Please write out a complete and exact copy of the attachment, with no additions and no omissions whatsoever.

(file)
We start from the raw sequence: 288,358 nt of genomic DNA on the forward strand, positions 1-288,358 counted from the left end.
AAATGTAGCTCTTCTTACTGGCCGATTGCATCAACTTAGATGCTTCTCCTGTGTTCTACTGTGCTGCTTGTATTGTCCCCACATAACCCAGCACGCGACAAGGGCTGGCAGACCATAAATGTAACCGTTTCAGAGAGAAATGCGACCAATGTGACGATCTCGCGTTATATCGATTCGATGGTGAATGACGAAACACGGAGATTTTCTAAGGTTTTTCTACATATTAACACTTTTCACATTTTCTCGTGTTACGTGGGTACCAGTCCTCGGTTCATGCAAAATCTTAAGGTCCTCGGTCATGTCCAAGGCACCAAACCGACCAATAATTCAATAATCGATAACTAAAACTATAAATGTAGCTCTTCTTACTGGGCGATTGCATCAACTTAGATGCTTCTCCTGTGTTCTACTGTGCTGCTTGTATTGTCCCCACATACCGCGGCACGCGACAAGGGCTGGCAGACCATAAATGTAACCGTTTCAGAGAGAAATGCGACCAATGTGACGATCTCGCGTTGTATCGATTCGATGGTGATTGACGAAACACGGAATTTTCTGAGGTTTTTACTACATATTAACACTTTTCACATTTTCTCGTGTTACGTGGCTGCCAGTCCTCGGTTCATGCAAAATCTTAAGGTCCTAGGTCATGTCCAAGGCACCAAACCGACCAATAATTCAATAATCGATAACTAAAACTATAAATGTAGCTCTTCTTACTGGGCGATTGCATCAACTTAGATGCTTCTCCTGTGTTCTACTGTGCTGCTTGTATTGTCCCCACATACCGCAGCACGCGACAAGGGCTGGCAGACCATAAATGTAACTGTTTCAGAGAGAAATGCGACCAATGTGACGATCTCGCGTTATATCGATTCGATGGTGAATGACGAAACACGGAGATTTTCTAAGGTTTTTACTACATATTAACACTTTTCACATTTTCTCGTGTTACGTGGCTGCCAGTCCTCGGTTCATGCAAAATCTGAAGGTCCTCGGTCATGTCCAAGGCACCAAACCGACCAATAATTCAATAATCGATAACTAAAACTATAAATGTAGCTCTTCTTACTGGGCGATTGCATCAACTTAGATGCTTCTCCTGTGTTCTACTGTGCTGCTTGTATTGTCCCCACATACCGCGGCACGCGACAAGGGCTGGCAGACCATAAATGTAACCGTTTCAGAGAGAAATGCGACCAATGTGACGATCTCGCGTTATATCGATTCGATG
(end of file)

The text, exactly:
We start from the raw sequence: 288,358 nt of genomic DNA on the forward strand, positions 1-288,358 counted from the left end.
AAATGTAGCTCTTCTTACTGGCCGATTGCATCAACTTAGATGCTTCTCCTGTGTTCTACTGTGCTGCTTGTATTGTCCCCACATAACCCAGCACGCGACAAGGGCTGGCAGACCATAAATGTAACCGTTTCAGAGAGAAATGCGACCAATGTGACGATCTCGCGTTATATCGATTCGATGGTGAATGACGAAACACGGAGATTTTCTAAGGTTTTTCTACATATTAACACTTTTCACATTTTCTCGTGTTACGTGGGTACCAGTCCTCGGTTCATGCAAAATCTTAAGGTCCTCGGTCATGTCCAAGGCACCAAACCGACCAATAATTCAATAATCGATAACTAAAACTATAAATGTAGCTCTTCTTACTGGGCGATTGCATCAACTTAGATGCTTCTCCTGTGTTCTACTGTGCTGCTTGTATTGTCCCCACATACCGCGGCACGCGACAAGGGCTGGCAGACCATAAATGTAACCGTTTCAGAGAGAAATGCGACCAATGTGACGATCTCGCGTTGTATCGATTCGATGGTGATTGACGAAACACGGAATTTTCTGAGGTTTTTACTACATATTAACACTTTTCACATTTTCTCGTGTTACGTGGCTGCCAGTCCTCGGTTCATGCAAAATCTTAAGGTCCTAGGTCATGTCCAAGGCACCAAACCGACCAATAATTCAATAATCGATAACTAAAACTATAAATGTAGCTCTTCTTACTGGGCGATTGCATCAACTTAGATGCTTCTCCTGTGTTCTACTGTGCTGCTTGTATTGTCCCCACATACCGCAGCACGCGACAAGGGCTGGCAGACCATAAATGTAACTGTTTCAGAGAGAAATGCGACCAATGTGACGATCTCGCGTTATATCGATTCGATGGTGAATGACGAAACACGGAGATTTTCTAAGGTTTTTACTACATATTAACACTTTTCACATTTTCTCGTGTTACGTGGCTGCCAGTCCTCGGTTCATGCAAAATCTGAAGGTCCTCGGTCATGTCCAAGGCACCAAACCGACCAATAATTCAATAATCGATAACTAAAACTATAAATGTAGCTCTTCTTACTGGGCGATTGCATCAACTTAGATGCTTCTCCTGTGTTCTACTGTGCTGCTTGTATTGTCCCCACATACCGCGGCACGCGACAAGGGCTGGCAGACCATAAATGTAACCGTTTCAGAGAGAAATGCGACCAATGTGACGATCTCGCGTTATATCGATTCGATG